The pelvic floor and how to get out of the final trap

Generally, the sexology professionals that we trained more than ten years ago were only informed about the pelvic floor to stop at the explanation of Kegel exercises within the framework of the treatment of vaginismus.

However, after a few years of clinical practice and training, and through the professional relationship with many colleagues, it is easy to detect a fairly general agreement: the importance of the pelvic floor in health, well-being and the positive experience of sexuality is central.

    What is the pelvic floor?

    The pelvic floor is a set of muscles and ligaments that is often one of the big ones forgotten in terms of our health care, but when not in good condition – at least minimal – can lead to significant impairment basic functions nowadays. daytime.

    On the question of why the pelvic floor is importantcan be answered from very different directions:

    • For good sphincter continence.
    • As a basic element in the support of the pelvic organs.

    In this way, good pelvic floor tone would help control the sphincters and prevent organ prolapse. But also There are two very relevant answers from a sexological and psychological point of view:

    • To be able to live a pleasant experience of genital stimulation during erotic encounters. The state of the pelvic floor has a direct relationship in the orgasmic response, in the processes of excitement and even secondarily in desire.
    • So that you can live an unrestricted life laughing, coughing, sneezing, or having a full bladder. Not normalizing having leaks of urine or gas in the face of such life experiences allows us to mobilize ourselves to achieve greater well-being and quality of life.

      The trap of extremes

      There are many articles about it the different vulnerability factors that can impact the good tone of the pelvic floor: pregnancy and childbirth, menopause, constipation, impact sports, moving or carrying weight on a regular basis, overweight… And this leads many people (both men and women have pelvic floor and are therefore sensitive to its negative positive impact ) to the trap of “since I’m not going to make it perfect, I end up doing nothing.”

      We know that this mental trap, which has a lot to do with dichotomous thinking, demanding and setting misaligned goals that don’t bring us closer to achieving change, impacts many healthcare processes. .

      Food is a good example (“since I didn’t eat 100% healthy, I’m in the process of eating over-processed or low-nutrition foods without any measure”), but so is quitting (” even if I had been 10 days without smoking, I caught my breath and I’m already positioning myself to smoke again as before”), or sleeping enough hours (“I’m only going to sleep 6 hours, so what’s the point of stay longer with my laptop”).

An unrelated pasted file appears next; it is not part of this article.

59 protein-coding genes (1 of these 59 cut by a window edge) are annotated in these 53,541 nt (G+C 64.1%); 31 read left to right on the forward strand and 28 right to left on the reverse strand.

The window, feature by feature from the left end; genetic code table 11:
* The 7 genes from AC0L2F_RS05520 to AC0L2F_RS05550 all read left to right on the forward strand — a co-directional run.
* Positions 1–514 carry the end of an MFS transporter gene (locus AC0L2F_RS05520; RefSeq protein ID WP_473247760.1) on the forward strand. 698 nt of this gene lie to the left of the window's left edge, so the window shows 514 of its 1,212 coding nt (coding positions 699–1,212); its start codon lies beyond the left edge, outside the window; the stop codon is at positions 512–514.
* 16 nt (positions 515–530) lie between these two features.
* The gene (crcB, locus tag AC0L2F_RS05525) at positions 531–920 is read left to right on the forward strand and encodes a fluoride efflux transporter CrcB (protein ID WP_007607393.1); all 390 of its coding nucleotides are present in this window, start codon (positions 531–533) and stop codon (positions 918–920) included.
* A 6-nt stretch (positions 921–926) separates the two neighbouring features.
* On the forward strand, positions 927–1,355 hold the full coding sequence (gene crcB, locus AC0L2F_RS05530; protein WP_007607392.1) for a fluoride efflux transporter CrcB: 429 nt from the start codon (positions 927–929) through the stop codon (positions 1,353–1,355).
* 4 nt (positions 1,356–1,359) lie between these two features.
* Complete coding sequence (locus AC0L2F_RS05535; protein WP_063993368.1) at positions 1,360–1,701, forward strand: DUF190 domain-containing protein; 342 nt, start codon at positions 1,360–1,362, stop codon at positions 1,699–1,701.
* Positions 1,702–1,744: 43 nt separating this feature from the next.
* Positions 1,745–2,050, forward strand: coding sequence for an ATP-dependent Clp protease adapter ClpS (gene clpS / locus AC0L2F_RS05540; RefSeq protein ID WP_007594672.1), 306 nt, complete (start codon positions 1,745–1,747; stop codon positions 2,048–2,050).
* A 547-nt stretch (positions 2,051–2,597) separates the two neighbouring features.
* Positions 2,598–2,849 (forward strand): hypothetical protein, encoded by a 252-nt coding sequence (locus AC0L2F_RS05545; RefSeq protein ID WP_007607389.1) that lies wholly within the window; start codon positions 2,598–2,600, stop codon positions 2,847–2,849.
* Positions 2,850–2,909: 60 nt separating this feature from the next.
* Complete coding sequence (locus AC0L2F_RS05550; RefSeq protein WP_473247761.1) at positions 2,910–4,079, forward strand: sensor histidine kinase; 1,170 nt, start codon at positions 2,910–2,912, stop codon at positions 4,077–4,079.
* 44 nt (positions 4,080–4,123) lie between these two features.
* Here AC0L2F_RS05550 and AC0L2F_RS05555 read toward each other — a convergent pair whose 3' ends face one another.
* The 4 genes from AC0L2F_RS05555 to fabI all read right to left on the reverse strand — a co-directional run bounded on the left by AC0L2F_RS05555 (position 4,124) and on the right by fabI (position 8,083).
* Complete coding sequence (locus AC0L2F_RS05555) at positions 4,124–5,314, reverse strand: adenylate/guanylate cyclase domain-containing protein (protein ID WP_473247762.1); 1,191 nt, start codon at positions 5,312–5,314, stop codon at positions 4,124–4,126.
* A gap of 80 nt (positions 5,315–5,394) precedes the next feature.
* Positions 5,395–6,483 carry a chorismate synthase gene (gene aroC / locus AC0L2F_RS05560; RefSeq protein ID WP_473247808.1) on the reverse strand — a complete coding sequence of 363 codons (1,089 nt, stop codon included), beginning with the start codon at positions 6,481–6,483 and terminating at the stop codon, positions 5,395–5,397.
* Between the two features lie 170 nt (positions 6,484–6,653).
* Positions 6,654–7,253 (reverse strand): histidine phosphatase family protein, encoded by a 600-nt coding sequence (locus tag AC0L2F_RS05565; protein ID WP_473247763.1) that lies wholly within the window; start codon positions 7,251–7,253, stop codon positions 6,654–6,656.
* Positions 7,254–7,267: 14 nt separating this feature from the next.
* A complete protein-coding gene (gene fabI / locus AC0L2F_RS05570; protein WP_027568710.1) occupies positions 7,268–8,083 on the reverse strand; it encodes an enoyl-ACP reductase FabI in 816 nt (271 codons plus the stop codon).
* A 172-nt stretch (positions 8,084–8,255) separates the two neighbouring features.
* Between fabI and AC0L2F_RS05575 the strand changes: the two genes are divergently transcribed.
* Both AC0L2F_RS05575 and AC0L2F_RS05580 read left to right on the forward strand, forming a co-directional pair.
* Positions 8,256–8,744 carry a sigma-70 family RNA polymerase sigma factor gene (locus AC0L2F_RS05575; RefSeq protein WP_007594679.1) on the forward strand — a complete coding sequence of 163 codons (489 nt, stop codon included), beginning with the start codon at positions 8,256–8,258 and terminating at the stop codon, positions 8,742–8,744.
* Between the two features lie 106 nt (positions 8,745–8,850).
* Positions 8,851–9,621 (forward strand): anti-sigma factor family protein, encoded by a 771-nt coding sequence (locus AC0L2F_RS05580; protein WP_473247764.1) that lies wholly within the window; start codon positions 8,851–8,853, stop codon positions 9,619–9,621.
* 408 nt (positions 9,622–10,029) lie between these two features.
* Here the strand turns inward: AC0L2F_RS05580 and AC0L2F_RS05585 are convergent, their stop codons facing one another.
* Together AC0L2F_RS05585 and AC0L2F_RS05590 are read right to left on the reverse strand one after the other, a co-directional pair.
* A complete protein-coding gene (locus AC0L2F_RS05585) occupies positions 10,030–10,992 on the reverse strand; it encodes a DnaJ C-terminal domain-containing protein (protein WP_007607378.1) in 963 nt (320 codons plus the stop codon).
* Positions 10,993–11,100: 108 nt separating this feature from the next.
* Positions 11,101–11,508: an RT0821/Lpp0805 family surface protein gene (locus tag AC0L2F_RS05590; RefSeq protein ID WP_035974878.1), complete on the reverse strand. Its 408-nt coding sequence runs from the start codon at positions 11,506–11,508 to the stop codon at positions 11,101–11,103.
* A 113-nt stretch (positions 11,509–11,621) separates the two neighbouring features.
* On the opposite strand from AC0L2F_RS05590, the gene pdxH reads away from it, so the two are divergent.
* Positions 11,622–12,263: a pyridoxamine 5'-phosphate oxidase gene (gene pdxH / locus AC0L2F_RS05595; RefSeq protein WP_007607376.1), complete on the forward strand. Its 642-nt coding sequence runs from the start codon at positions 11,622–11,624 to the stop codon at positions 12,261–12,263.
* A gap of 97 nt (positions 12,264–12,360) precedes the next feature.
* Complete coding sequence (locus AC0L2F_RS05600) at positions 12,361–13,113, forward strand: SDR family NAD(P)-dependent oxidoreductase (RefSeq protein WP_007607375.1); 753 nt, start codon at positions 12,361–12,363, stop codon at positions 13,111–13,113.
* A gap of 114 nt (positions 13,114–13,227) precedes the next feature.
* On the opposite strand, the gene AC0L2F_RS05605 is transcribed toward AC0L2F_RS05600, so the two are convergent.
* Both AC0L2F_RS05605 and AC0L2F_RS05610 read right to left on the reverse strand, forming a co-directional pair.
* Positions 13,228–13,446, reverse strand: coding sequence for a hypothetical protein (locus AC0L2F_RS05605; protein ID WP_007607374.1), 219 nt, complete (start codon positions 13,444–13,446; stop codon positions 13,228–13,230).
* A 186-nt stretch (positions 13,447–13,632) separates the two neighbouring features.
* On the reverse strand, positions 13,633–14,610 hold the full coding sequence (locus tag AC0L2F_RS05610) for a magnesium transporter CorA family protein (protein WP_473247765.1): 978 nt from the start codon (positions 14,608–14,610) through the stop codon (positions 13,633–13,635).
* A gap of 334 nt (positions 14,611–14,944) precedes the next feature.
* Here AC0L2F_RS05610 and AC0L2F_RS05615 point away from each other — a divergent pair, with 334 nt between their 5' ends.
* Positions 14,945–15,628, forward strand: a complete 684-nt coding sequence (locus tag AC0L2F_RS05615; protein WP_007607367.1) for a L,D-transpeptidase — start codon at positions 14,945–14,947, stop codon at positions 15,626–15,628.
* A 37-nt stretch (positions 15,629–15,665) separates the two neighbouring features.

Many times this trap can be accompanied by fears. Fear of trying and failing, fear that what I want to accomplish won’t be good enough for me, fear of realizing my situation is worse than I thoughtI’m afraid it’s too late and things can’t change

        What to do to take care of the pelvic floor?

        We know that fears are often closely linked to avoidance, conformity and self-deception; however, there is always wiggle room, and when it comes to pelvic floor care, here are 3 recommendations.

        1. Distinguish between what is reasonable and appropriate to the situation, and what is not

        Although it may be common, It is not and should not be normal for young people, with or without pathology, to leak urine. Clearly, there is nothing to be ashamed of when a person for organic reasons does not have the full capacity to control their sphincters, but from there to normalize that we can escape a little pee when we laugh a lot or sneeze, there is a great distance.

          2. Know the gradient of care options available to you

          To get out of the dynamic of doing 100% or 0%, it is important have a mental image of what it would be like to do 20%, 38% or 87%.

          There are many options with varying degrees of involvement that can get in the way of taking care of your pelvic floor.

          Find an article on the Internet on pelvic floor exercises and Kegels, see a tutorial on how to eliminate risk factors for the right tone of this musculature, consult a physiotherapist specialized in the pelvic floor for an evaluation, sign up for Pilates in a space where they also train – if they do it well – in hypopressive exercises, get some of the gadgets marketed to make training easier… The options are not few.

            3. Attend key moments

            Having good pelvic floor muscle tone is something that is never wrong. However, in the case of women, Paying special attention during pregnancy, postpartum and menopause is essential.


            This is not intended to be an exhaustive article on the pelvic floor or how to take care of it, but rather a text that encourages us not to get caught up in the trap of “I’m not going to make it perfect, I end up doing nothing “catch us and immobilize us on a subject with such positive potential for our health.

            Author: Diana Lozano López, sexologist and health psychologist at the TAP Center.

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